I was inspired by bone-inlay striped desks. However, they retail for over a thousand dollars, and I also don't know how I feel about having bone as a material for my desk... so here's a fun DIY project.
- chalk paint
-larger paint brush for the finish
- drop cloth/ garbage bag
- box cutter or knife
I ordered this desk from Joss & Main (jossandmain.com). I assembled the entire thing except I did not screw in the drawer faces. I kept those separate. I cut up a garbage bag to create a plastic sheet to protect the gold frame from paint. I made sure the surfaces were dust-free with a microfiber cloth.
I didn't like the stark plain white of the desk, and also the manufactured wood had that smooth surface that wouldn't take painting well. Even though chalk paint claims to work on unsanded, unprimed surfaces, I did not want to take that chance. I wanted to prep it at least a little, so I mixed some acrylic gesso, which is basically primer, with some acrylic paint. I was going for an off white or cream color, so I put a few drops of yellow and yellow ochre acrylic paint with the gesso to create a white with a warm cast.
I tried to follow a pattern of stripes from this bone inlay chest of drawers (R) and used artist's tape to create a stencil. I learned a trick by watching a chalk painting tutorial on Youtube to keep the width of the spacing even: use a piece of the same tape as your guide. I would lay my tape, use the spacer as a placeholder (essentially tape-less spaces that would become the blue), tape again. Tape (white), space (blue), tape (white), space (blue).
The pattern was difficult but I began by taping all the stripes in one direction across the entire desk, then tape in the other direction right on top of the old tape, using a knife to cut away extra tape that wasn't part of the pattern. You can see in the top right photo an example of that lattice pattern before it gets cut away. For the sides of the desk I kept them as vertical stripes.
I used Jolie Chalk Paint in Deep Lagoon, Matte Finish. This entire project including the drawers used up only half of this container, and it is a small container. I painted where the blank sections were, and used two coats.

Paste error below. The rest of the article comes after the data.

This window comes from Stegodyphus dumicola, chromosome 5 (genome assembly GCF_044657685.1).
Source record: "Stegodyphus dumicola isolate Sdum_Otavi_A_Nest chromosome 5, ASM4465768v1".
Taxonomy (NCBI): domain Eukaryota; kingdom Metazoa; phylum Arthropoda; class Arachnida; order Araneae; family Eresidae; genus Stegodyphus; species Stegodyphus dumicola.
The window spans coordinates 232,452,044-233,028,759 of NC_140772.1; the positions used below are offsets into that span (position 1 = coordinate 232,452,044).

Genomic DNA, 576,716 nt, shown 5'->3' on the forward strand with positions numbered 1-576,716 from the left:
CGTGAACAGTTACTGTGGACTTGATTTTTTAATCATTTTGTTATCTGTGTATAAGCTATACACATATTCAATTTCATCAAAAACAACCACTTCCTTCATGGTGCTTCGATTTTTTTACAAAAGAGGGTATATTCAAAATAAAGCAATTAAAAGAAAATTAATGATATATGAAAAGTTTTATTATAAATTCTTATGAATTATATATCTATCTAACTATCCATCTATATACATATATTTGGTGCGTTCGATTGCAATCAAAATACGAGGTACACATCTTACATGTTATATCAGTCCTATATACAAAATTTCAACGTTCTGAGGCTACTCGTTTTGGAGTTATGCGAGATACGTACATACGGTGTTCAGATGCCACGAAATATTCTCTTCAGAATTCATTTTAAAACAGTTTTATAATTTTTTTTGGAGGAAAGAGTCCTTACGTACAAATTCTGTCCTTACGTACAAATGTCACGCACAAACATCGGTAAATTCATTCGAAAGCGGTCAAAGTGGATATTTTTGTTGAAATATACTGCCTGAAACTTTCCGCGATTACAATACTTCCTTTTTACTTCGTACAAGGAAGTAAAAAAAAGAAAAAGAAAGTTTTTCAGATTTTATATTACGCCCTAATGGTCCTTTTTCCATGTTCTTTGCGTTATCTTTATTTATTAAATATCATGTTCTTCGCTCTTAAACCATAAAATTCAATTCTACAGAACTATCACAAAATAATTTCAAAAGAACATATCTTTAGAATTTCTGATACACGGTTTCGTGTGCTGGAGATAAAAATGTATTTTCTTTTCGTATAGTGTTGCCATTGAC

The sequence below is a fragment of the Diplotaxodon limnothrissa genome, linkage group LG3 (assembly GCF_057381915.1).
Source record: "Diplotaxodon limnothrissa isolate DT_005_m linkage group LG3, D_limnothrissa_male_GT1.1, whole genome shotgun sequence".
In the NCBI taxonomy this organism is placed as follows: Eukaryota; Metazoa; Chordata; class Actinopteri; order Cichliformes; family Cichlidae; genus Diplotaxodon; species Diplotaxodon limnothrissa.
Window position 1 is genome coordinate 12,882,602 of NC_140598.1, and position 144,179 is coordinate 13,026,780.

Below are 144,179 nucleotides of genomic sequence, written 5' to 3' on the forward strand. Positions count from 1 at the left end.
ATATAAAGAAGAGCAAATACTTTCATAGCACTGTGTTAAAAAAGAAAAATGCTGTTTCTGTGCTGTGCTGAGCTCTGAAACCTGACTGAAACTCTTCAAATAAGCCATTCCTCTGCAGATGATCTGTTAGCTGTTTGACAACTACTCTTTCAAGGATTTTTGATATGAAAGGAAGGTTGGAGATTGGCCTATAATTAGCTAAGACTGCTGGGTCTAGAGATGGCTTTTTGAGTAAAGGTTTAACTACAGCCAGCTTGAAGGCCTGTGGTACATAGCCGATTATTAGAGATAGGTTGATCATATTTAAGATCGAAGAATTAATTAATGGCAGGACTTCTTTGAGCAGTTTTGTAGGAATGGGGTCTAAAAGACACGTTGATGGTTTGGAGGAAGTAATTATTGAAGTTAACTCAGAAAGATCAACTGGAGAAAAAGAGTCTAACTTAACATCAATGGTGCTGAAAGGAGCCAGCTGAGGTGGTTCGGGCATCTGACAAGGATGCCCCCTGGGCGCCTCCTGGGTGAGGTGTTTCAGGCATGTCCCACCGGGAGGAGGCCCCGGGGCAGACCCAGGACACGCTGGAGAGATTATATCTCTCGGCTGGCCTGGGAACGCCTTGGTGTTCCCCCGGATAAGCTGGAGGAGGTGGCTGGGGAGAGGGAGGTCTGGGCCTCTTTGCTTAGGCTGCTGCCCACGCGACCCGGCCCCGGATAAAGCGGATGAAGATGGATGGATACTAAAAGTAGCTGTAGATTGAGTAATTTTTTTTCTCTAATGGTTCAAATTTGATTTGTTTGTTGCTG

Be wary that chalk paint comes across darker when it dries, and definitely needs the two coats even though it claims to do the job in one. I used a synthetic flat paintbrush for an even application. The paint is pretty self-leveling.
After removing the tape, the edges were looking real rough. I mixed acrylic paint to recreate the white color and cleaned up all the edges. This was the most annoying part.
The touch-up made all the difference.
Next: three thin coats of a water-based finish. The reason why I didn't go for the popular wax-finish that is usually used with chalk paint is because it's wax. It will literally melt. And it isn't hardy against wear and tear.
This Minwax Polycrylic finish will seal the wood without staining or bleeding the chalk paint, and it is very easy to use. It has a shine, but isn't mirror-like in the gloss so it does show the texture of the wood and the paint. It is much more watery in consistency than expected.
The label recommends sanding in between coats but I didn't feel like it was necessary. I don't want to risk sanding away my design since each layer of the Minwax was so thin. By the third coat I figured I could use a heavier application because it wasn't appearing glossy enough.
I let it dry for about 10 hours ( I could've let it dry longer but I was so excited!) So here is the finished product:
The drawer patterns are slightly different from the desk top, but I like that. Hope this was helpful for anyone interested in using these products or interested in some artistic renovations :)